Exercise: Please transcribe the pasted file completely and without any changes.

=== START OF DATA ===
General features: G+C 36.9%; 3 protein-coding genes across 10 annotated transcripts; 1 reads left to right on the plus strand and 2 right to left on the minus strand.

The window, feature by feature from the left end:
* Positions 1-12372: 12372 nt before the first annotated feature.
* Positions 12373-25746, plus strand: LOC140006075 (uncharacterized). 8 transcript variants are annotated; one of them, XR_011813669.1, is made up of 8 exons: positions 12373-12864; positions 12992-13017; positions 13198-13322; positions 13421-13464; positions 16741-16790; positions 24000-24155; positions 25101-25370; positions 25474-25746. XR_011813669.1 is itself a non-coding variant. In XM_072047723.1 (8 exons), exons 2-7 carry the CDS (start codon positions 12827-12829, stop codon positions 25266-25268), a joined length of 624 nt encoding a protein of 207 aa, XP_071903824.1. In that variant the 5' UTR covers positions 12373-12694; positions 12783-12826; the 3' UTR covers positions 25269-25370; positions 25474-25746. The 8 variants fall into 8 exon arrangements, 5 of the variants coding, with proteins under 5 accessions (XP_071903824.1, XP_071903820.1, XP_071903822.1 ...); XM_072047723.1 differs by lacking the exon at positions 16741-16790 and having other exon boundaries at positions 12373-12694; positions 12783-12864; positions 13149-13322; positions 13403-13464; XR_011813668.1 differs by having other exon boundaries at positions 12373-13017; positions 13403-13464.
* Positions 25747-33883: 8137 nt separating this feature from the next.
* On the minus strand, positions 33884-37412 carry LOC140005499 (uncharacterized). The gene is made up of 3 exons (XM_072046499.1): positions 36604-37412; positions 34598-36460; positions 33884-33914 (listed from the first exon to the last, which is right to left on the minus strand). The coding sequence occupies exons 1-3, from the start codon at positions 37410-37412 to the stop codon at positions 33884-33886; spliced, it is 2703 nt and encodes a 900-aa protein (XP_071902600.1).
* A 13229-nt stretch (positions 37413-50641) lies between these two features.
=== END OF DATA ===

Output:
General features: G+C 36.9%; 3 protein-coding genes across 10 annotated transcripts; 1 reads left to right on the plus strand and 2 right to left on the minus strand.

The window, feature by feature from the left end:
* Positions 1-12372: 12372 nt before the first annotated feature.
* Positions 12373-25746, plus strand: LOC140006075 (uncharacterized). 8 transcript variants are annotated; one of them, XR_011813669.1, is made up of 8 exons: positions 12373-12864; positions 12992-13017; positions 13198-13322; positions 13421-13464; positions 16741-16790; positions 24000-24155; positions 25101-25370; positions 25474-25746. XR_011813669.1 is itself a non-coding variant. In XM_072047723.1 (8 exons), exons 2-7 carry the CDS (start codon positions 12827-12829, stop codon positions 25266-25268), a joined length of 624 nt encoding a protein of 207 aa, XP_071903824.1. In that variant the 5' UTR covers positions 12373-12694; positions 12783-12826; the 3' UTR covers positions 25269-25370; positions 25474-25746. The 8 variants fall into 8 exon arrangements, 5 of the variants coding, with proteins under 5 accessions (XP_071903824.1, XP_071903820.1, XP_071903822.1 ...); XM_072047723.1 differs by lacking the exon at positions 16741-16790 and having other exon boundaries at positions 12373-12694; positions 12783-12864; positions 13149-13322; positions 13403-13464; XR_011813668.1 differs by having other exon boundaries at positions 12373-13017; positions 13403-13464.
* Positions 25747-33883: 8137 nt separating this feature from the next.
* On the minus strand, positions 33884-37412 carry LOC140005499 (uncharacterized). The gene is made up of 3 exons (XM_072046499.1): positions 36604-37412; positions 34598-36460; positions 33884-33914 (listed from the first exon to the last, which is right to left on the minus strand). The coding sequence occupies exons 1-3, from the start codon at positions 37410-37412 to the stop codon at positions 33884-33886; spliced, it is 2703 nt and encodes a 900-aa protein (XP_071902600.1).
* A 13229-nt stretch (positions 37413-50641) lies between these two features.